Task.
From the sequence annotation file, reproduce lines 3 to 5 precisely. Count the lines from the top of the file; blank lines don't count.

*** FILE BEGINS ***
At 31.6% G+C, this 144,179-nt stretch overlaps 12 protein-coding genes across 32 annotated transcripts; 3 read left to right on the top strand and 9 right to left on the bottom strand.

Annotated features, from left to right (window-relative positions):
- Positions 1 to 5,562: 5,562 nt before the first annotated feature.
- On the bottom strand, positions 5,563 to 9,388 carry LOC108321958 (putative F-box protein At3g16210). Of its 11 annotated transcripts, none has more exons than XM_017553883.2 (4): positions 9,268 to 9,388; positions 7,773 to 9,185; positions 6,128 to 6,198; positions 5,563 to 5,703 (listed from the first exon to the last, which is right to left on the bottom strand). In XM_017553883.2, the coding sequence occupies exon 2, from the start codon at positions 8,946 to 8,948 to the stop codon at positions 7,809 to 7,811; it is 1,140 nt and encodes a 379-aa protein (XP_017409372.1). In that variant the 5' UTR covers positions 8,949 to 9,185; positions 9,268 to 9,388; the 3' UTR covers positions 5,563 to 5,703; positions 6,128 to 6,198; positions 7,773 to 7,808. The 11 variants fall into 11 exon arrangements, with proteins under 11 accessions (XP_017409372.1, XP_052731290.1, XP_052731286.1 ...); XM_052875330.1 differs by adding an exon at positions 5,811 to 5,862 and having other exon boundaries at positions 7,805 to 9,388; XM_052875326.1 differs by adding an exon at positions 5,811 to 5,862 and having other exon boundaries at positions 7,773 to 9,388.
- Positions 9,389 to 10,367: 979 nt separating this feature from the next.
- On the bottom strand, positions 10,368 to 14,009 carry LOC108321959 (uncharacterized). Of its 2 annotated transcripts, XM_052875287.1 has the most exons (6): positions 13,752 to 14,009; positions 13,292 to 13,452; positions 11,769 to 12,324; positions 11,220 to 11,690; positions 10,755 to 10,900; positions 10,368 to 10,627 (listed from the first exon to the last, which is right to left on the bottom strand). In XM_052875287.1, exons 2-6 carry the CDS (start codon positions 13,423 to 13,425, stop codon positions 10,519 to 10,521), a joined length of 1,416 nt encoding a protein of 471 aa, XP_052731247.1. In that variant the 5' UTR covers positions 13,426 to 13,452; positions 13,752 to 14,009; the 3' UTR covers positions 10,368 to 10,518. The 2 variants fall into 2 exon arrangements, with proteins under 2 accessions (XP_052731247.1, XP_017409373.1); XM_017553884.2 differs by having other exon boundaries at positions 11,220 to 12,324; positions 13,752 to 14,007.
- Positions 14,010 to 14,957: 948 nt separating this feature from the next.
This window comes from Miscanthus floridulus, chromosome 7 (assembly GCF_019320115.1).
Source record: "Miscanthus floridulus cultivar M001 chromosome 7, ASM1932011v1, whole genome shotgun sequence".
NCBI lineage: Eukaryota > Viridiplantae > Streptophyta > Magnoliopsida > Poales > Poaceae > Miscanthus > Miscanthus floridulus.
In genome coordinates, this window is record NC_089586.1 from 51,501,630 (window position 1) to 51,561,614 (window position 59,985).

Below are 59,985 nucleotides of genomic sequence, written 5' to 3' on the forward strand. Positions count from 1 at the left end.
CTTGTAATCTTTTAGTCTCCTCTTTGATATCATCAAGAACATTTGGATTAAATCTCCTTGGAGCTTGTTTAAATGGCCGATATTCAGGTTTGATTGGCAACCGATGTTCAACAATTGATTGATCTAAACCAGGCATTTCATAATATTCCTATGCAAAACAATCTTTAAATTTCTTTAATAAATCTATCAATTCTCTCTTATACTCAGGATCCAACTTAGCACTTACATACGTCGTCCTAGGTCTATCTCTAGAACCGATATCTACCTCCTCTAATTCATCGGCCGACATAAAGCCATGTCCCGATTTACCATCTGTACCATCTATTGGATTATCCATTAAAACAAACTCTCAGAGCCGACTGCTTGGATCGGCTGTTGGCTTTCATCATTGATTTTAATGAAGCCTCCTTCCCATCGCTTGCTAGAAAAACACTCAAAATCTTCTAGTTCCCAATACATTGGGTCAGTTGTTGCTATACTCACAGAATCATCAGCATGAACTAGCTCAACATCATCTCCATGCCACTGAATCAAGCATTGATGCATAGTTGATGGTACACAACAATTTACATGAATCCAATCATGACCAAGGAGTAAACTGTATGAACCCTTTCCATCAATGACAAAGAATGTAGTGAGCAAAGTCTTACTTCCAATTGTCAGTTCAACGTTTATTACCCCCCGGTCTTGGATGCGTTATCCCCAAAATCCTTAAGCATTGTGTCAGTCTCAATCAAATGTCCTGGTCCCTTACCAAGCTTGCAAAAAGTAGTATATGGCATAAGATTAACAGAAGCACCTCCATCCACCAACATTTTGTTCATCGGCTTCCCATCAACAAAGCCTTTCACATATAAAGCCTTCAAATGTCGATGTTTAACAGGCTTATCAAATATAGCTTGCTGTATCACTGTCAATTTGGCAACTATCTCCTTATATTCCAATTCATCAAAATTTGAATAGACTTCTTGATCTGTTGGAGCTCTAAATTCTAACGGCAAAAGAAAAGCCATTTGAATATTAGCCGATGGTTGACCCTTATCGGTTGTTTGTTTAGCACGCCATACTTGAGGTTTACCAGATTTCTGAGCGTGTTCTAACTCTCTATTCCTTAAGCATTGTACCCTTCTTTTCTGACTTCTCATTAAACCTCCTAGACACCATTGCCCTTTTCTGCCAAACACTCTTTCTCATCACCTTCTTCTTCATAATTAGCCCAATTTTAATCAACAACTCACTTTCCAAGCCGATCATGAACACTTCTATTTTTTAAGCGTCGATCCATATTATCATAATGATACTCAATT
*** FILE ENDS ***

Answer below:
- Positions 1 to 5,562: 5,562 nt before the first annotated feature.
- On the bottom strand, positions 5,563 to 9,388 carry LOC108321958 (putative F-box protein At3g16210). Of its 11 annotated transcripts, none has more exons than XM_017553883.2 (4): positions 9,268 to 9,388; positions 7,773 to 9,185; positions 6,128 to 6,198; positions 5,563 to 5,703 (listed from the first exon to the last, which is right to left on the bottom strand). In XM_017553883.2, the coding sequence occupies exon 2, from the start codon at positions 8,946 to 8,948 to the stop codon at positions 7,809 to 7,811; it is 1,140 nt and encodes a 379-aa protein (XP_017409372.1). In that variant the 5' UTR covers positions 8,949 to 9,185; positions 9,268 to 9,388; the 3' UTR covers positions 5,563 to 5,703; positions 6,128 to 6,198; positions 7,773 to 7,808. The 11 variants fall into 11 exon arrangements, with proteins under 11 accessions (XP_017409372.1, XP_052731290.1, XP_052731286.1 ...); XM_052875330.1 differs by adding an exon at positions 5,811 to 5,862 and having other exon boundaries at positions 7,805 to 9,388; XM_052875326.1 differs by adding an exon at positions 5,811 to 5,862 and having other exon boundaries at positions 7,773 to 9,388.
- Positions 9,389 to 10,367: 979 nt separating this feature from the next.